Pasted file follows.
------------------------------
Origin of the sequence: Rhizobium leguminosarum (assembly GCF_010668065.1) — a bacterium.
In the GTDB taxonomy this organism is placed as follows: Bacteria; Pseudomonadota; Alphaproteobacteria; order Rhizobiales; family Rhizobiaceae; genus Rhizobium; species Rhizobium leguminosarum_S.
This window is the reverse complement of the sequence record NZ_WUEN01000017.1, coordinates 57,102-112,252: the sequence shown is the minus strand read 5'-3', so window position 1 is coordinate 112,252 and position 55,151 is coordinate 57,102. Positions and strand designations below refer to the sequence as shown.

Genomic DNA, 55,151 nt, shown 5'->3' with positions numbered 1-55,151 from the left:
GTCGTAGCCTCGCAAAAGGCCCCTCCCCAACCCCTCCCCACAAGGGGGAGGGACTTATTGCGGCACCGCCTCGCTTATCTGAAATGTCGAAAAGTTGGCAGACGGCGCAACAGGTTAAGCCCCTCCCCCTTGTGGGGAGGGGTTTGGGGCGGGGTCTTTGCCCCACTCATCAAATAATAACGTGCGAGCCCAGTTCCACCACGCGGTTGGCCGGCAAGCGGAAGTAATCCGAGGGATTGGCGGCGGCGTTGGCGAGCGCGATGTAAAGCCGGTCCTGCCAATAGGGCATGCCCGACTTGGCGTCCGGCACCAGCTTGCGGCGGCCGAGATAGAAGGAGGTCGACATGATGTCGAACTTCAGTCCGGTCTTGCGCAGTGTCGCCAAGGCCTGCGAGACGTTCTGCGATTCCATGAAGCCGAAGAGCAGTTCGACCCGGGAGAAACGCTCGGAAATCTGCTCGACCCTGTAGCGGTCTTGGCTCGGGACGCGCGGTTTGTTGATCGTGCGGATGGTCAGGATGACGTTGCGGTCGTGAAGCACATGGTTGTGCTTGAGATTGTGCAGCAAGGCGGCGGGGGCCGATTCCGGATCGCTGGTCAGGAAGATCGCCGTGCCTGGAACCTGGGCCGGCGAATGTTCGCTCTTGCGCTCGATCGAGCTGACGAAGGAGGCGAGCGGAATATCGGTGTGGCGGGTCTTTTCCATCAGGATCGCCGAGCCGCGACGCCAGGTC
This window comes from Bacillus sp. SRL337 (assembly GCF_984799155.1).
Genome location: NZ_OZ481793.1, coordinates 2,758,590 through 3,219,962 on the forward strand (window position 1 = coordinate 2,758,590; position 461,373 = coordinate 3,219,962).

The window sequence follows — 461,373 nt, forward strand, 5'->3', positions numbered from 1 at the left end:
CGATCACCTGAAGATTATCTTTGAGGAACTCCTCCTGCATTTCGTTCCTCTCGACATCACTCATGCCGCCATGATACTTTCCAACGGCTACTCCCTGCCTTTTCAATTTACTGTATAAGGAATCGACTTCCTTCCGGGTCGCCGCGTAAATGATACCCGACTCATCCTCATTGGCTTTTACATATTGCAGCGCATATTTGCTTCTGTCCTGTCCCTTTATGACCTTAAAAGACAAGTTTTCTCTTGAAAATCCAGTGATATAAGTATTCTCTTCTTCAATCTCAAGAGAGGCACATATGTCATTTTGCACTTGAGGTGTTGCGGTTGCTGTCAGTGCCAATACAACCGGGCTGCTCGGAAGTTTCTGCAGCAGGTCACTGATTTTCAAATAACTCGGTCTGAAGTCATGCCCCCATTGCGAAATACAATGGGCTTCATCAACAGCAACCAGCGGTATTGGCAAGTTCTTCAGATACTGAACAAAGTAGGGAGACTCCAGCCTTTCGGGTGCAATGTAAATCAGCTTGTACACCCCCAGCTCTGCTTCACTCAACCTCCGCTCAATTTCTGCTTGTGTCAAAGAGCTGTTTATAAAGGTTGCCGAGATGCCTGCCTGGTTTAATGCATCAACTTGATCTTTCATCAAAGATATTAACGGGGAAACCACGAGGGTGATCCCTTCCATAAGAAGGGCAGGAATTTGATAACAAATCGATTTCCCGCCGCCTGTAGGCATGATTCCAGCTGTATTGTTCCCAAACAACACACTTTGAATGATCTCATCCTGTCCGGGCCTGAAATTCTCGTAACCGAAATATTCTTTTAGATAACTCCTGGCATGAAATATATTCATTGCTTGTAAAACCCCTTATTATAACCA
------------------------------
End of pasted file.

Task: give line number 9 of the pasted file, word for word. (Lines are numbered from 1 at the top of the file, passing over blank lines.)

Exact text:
CGATCACCTGAAGATTATCTTTGAGGAACTCCTCCTGCATTTCGTTCCTCTCGACATCACTCATGCCGCCATGATACTTTCCAACGGCTACTCCCTGCCTTTTCAATTTACTGTATAAGGAATCGACTTCCTTCCGGGTCGCCGCGTAAATGATACCCGACTCATCCTCATTGGCTTTTACATATTGCAGCGCATATTTGCTTCTGTCCTGTCCCTTTATGACCTTAAAAGACAAGTTTTCTCTTGAAAATCCAGTGATATAAGTATTCTCTTCTTCAATCTCAAGAGAGGCACATATGTCATTTTGCACTTGAGGTGTTGCGGTTGCTGTCAGTGCCAATACAACCGGGCTGCTCGGAAGTTTCTGCAGCAGGTCACTGATTTTCAAATAACTCGGTCTGAAGTCATGCCCCCATTGCGAAATACAATGGGCTTCATCAACAGCAACCAGCGGTATTGGCAAGTTCTTCAGATACTGAACAAAGTAGGGAGACTCCAGCCTTTCGGGTGCAATGTAAATCAGCTTGTACACCCCCAGCTCTGCTTCACTCAACCTCCGCTCAATTTCTGCTTGTGTCAAAGAGCTGTTTATAAAGGTTGCCGAGATGCCTGCCTGGTTTAATGCATCAACTTGATCTTTCATCAAAGATATTAACGGGGAAACCACGAGGGTGATCCCTTCCATAAGAAGGGCAGGAATTTGATAACAAATCGATTTCCCGCCGCCTGTAGGCATGATTCCAGCTGTATTGTTCCCAAACAACACACTTTGAATGATCTCATCCTGTCCGGGCCTGAAATTCTCGTAACCGAAATATTCTTTTAGATAACTCCTGGCATGAAATATATTCATTGCTTGTAAAACCCCTTATTATAACCA